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Chemical Nomenclature
Common names DBT, N,N-DBT
Substitutive name N,N-Dibutyltryptamine
Systematic name N-Butyl-N-[2-(1H-indol-3-yl)ethyl]butan-1-amine
Class Membership
Psychoactive class Psychedelic
Chemical class Tryptamine
Routes of Administration

WARNING: Always start with lower doses due to differences between individual body weight, tolerance, metabolism, and personal sensitivity. See responsible use section.

Common 1mg/kg

DISCLAIMER: PW's dosage information is gathered from users and resources for educational purposes only. It is not a recommendation and should be verified with other sources for accuracy.

N,N-Dibutyltryptamine, (also known as DBT) is a obscure novel psychedelic substance of the tryptamine class. DBT is strucally related to DMT, along with other analogs such as DiPT, MPT, and MET.

DBT was investigated by Alexander Shulgin and described in his book TiHKAL ("Tryptamines I Have Known and Loved"). Here, he lists a dosage of 1mg/kg intramuscular[1], though this has been contested by other reports, saying the dosage is larger[2]. It is less active than other similar compounds such as DMT or DET[3]. Aside from this, very little is known about the dosage, effects, and safety profile of the compound.

It is highly advised to use harm reduction practices if using this substance.


DBT, or N,N-dibutyltryptamine, is a member of a family of organic compounds known as tryptamines. Tryptamines share a core structure consisting of a bicyclic indole heterocycle attached at R3 to an amino group via an ethyl side chain. DBT contains two butyl groups (CH3−CH2−CH2−CH2−) bound to the terminal amine RN at the end of this chain. It contains no ring substitutions, making it a base tryptamine. As with the base compound, any ring substitutions of DBT have very little known of them.


Little is known about the pharmacology of DBT. It has been shown to produce a head-twitch response in mice[4], meaning it is possibly psychoactive. Some have speculated that it is active orally, possibly due to the long butyl chain, as opposed to a compound such as DMT, which has a much shorter chain and is not active orally on its own.

Subjective effects

This subjective effects section is a stub.

As such, it is still in progress and may contain incomplete or wrong information.

You can help by expanding or correcting it.

Disclaimer: The effects listed below cite the Subjective Effect Index (SEI), an open research literature based on anecdotal user reports and the personal analyses of PsychonautWiki contributors. As a result, they should be viewed with a healthy degree of skepticism.

It is also worth noting that these effects will not necessarily occur in a predictable or reliable manner, although higher doses are more liable to induce the full spectrum of effects. Likewise, adverse effects become increasingly likely with higher doses and may include addiction, severe injury, or death ☠.

No subjective effects of DBT have been reported in the literature, with many reports even suggesting it is only minimally psychoactive.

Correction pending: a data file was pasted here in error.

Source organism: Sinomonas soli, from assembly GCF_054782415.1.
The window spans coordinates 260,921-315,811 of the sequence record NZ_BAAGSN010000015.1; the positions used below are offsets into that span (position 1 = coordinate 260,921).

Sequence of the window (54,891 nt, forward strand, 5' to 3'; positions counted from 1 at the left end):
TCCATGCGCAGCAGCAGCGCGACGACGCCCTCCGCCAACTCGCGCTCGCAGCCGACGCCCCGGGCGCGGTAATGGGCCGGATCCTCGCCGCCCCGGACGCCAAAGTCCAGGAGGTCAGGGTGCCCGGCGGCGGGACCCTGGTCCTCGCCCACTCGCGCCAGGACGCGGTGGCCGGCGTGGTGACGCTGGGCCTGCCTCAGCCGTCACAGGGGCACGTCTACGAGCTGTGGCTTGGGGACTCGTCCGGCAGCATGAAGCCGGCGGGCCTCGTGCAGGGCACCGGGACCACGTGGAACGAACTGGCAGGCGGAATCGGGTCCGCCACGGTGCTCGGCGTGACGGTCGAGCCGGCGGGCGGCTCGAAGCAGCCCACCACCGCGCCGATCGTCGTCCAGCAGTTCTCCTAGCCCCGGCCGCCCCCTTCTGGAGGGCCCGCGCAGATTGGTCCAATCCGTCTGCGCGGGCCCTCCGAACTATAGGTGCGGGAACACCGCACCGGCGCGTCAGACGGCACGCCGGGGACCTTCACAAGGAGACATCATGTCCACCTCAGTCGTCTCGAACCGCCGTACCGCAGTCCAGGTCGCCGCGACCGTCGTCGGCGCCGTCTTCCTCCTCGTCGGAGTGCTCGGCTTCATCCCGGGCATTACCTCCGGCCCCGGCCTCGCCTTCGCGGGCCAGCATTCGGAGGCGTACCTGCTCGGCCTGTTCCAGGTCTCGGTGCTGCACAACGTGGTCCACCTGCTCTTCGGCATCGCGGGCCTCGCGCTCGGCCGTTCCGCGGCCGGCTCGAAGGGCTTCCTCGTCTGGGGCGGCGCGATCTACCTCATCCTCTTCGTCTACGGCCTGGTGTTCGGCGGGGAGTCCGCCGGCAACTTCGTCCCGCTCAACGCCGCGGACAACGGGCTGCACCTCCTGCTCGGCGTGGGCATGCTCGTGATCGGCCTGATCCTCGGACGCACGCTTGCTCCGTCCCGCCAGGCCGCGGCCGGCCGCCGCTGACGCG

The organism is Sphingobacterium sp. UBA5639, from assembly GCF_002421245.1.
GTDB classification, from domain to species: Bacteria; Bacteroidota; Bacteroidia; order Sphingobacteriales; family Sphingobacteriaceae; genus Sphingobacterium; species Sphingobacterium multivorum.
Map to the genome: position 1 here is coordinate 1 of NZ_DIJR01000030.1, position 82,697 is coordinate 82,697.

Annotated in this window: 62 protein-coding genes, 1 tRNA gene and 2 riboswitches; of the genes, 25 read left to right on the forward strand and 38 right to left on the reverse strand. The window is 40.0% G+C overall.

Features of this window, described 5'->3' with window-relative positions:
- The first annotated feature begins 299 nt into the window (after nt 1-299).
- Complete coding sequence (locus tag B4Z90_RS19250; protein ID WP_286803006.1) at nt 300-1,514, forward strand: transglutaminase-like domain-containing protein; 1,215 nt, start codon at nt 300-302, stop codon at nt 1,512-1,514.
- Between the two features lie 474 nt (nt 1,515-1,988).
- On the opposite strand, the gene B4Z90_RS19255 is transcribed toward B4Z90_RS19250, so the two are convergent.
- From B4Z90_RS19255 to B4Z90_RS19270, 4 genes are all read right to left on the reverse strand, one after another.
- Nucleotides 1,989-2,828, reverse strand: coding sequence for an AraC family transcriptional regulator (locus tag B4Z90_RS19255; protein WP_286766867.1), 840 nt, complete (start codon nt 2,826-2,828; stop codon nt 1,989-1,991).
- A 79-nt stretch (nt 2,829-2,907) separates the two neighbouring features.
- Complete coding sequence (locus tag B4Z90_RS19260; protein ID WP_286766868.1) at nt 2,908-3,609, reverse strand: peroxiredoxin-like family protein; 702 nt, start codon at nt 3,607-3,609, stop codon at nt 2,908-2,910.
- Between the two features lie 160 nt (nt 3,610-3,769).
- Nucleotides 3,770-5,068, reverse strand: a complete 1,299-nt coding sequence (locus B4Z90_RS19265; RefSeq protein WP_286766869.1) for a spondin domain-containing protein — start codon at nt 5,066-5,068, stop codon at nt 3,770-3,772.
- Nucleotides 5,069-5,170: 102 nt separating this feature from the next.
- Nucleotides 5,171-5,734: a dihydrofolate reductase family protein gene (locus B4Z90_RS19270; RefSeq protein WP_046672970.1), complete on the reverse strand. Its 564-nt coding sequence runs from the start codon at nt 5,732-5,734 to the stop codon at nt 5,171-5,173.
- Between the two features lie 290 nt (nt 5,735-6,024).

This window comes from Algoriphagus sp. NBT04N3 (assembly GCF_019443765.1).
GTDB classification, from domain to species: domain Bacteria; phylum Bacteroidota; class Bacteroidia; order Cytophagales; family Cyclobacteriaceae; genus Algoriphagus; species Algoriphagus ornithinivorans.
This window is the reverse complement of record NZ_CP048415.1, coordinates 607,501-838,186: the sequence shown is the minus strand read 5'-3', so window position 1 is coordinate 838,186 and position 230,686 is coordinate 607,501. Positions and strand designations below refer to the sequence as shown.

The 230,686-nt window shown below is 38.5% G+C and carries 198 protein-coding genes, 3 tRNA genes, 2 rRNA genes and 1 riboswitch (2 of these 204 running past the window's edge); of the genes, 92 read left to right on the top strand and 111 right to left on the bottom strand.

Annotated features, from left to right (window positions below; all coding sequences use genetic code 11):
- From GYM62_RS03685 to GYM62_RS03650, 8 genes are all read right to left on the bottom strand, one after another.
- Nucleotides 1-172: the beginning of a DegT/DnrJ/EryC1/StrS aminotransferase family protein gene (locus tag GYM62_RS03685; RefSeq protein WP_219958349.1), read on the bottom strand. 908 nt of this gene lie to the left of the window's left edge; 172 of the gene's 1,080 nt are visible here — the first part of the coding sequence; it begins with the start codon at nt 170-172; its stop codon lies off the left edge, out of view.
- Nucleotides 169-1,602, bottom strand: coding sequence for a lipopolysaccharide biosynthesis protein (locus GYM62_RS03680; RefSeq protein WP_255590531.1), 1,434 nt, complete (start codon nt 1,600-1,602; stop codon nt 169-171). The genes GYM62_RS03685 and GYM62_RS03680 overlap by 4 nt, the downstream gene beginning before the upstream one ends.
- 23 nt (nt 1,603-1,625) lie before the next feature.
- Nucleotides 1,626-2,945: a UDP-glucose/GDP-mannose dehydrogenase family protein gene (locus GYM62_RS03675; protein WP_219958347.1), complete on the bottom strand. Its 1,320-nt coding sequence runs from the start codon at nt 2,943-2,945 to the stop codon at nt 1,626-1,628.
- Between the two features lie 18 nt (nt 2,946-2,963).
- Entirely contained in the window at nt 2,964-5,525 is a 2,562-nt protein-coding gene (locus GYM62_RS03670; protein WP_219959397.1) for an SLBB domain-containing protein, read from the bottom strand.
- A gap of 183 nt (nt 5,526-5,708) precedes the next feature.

Experience reports

There are currently 0 experience reports which describe the effects of this substance in our experience index.

Toxicity and harm potential


This toxicity and harm potential section is a stub.

As a result, it may contain incomplete or even dangerously wrong information! You can help by expanding upon or correcting it.
Note: Always conduct independent research and use harm reduction practices if using this substance.

Very little is known about the safety profile of DBT. Because of this, it is strongly recommended that one use harm reduction practices when using this substance.

Lethal dosage

A lethal dosage of DBT has not been established, partly due to the fact that no attempts to do so have been made.

Tolerance and addiction potential

In studies on rats, minimal rewarding and reinforcing effects were found regarding DBT, as the rats did not reliably self-administer the compound. This is also the case with many other tryptamines.

Dangerous interactions

Warning: Many psychoactive substances that are reasonably safe to use on their own can suddenly become dangerous and even life-threatening when combined with certain other substances. The following list provides some known dangerous interactions (although it is not guaranteed to include all of them).

Always conduct independent research (e.g. Google, DuckDuckGo, PubMed) to ensure that a combination of two or more substances is safe to consume. Some of the listed interactions have been sourced from TripSit.

Legal status


This legality section is a stub.

As such, it may contain incomplete or wrong information. You can help by expanding it.

DBT is not stated as illegal in any location, but it would possibly fall under analog laws due to its similarity to controlled substances.

See also

External links


  1. Shulgin, Alexander; Shulgin, Ann (1997). "#2 DBT". TiHKAL: The Continuation. United States: Transform Press. ISBN 0-9630096-9-9. OCLC 38503252. 
  3.  Text "title-Dibutyltryptamine" ignored (help); Missing or empty |title= (help)
  4. Abiero A, Ryu IS, Botanas CJ, Custodio RJ, Sayson LV, Kim M, et al. (June 2019). "Four Novel Synthetic Tryptamine Analogs Induce Head-Twitch Responses and Increase 5-HTR2a in the Prefrontal Cortex in Mice". Biomolecules & Therapeutics. 28: 83–91. doi:10.4062/biomolther.2019.049. PMC 6939696Freely accessible. PMID 31230432. 
  5. Talaie, H.; Panahandeh, R.; Fayaznouri, M. R.; Asadi, Z.; Abdollahi, M. (2009). "Dose-independent occurrence of seizure with tramadol". Journal of Medical Toxicology. 5 (2): 63–67. doi:10.1007/BF03161089. ISSN 1556-9039.